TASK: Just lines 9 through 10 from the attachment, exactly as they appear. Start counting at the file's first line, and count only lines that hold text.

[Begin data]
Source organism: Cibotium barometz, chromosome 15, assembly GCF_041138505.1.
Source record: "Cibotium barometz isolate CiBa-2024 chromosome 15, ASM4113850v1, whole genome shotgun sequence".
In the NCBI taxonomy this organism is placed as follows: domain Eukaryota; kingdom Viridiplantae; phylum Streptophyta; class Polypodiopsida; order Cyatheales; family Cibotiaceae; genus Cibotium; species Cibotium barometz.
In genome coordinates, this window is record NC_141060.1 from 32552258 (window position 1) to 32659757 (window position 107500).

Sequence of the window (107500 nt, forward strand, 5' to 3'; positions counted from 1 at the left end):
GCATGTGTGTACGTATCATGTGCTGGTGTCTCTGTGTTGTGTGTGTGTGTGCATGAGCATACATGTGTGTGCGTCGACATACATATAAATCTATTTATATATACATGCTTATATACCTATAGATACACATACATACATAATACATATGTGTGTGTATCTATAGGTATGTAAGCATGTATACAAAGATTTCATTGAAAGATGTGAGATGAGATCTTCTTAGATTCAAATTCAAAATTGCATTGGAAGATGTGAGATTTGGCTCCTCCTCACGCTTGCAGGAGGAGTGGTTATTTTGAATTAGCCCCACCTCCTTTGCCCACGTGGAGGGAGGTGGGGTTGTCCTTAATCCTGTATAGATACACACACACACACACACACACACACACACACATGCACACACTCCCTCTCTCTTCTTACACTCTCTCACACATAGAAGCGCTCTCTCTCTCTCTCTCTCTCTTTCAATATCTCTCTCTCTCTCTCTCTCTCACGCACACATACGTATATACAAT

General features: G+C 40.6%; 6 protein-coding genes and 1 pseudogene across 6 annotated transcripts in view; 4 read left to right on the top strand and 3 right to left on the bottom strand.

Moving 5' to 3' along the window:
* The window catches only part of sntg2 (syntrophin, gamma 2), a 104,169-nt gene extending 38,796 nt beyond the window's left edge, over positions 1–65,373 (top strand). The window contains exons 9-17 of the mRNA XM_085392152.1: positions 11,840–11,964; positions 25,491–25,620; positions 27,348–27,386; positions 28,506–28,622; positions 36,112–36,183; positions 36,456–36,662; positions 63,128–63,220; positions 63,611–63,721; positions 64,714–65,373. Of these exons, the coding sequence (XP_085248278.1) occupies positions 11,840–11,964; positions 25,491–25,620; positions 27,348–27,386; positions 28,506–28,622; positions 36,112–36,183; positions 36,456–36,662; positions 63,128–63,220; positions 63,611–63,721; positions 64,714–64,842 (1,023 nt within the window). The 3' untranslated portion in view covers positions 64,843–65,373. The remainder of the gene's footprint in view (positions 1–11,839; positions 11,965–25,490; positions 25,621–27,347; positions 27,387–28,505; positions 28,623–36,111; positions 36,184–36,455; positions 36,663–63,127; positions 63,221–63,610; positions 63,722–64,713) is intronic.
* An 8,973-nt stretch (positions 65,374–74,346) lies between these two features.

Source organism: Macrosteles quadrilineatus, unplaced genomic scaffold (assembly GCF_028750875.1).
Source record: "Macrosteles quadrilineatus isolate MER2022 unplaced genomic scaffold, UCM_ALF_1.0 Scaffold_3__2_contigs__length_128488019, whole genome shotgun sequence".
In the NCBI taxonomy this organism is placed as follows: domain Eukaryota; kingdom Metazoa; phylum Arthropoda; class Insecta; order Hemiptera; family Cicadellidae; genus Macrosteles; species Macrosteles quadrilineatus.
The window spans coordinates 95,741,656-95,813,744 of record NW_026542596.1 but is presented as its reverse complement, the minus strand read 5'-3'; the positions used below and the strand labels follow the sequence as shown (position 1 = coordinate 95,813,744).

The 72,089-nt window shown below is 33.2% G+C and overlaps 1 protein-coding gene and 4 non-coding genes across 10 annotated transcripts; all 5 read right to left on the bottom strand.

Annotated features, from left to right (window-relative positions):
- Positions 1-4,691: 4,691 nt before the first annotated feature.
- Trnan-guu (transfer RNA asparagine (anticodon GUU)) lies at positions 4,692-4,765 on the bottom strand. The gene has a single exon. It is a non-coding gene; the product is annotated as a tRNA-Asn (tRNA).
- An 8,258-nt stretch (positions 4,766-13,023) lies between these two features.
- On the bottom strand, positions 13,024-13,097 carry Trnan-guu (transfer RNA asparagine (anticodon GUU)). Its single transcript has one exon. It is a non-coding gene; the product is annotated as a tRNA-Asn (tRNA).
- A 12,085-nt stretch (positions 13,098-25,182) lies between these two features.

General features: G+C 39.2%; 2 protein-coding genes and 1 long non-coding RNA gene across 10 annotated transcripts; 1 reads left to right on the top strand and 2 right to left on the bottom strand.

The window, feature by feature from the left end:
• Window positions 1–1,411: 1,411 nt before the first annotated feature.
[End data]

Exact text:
* The window catches only part of sntg2 (syntrophin, gamma 2), a 104,169-nt gene extending 38,796 nt beyond the window's left edge, over positions 1–65,373 (top strand). The window contains exons 9-17 of the mRNA XM_085392152.1: positions 11,840–11,964; positions 25,491–25,620; positions 27,348–27,386; positions 28,506–28,622; positions 36,112–36,183; positions 36,456–36,662; positions 63,128–63,220; positions 63,611–63,721; positions 64,714–65,373. Of these exons, the coding sequence (XP_085248278.1) occupies positions 11,840–11,964; positions 25,491–25,620; positions 27,348–27,386; positions 28,506–28,622; positions 36,112–36,183; positions 36,456–36,662; positions 63,128–63,220; positions 63,611–63,721; positions 64,714–64,842 (1,023 nt within the window). The 3' untranslated portion in view covers positions 64,843–65,373. The remainder of the gene's footprint in view (positions 1–11,839; positions 11,965–25,490; positions 25,621–27,347; positions 27,387–28,505; positions 28,623–36,111; positions 36,184–36,455; positions 36,663–63,127; positions 63,221–63,610; positions 63,722–64,713) is intronic.
* An 8,973-nt stretch (positions 65,374–74,346) lies between these two features.